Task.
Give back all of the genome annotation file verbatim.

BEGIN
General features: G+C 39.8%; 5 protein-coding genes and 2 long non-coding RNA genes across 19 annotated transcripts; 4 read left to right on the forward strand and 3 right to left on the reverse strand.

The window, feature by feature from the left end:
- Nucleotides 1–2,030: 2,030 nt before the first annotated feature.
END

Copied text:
General features: G+C 39.8%; 5 protein-coding genes and 2 long non-coding RNA genes across 19 annotated transcripts; 4 read left to right on the forward strand and 3 right to left on the reverse strand.

The window, feature by feature from the left end:
- Nucleotides 1–2,030: 2,030 nt before the first annotated feature.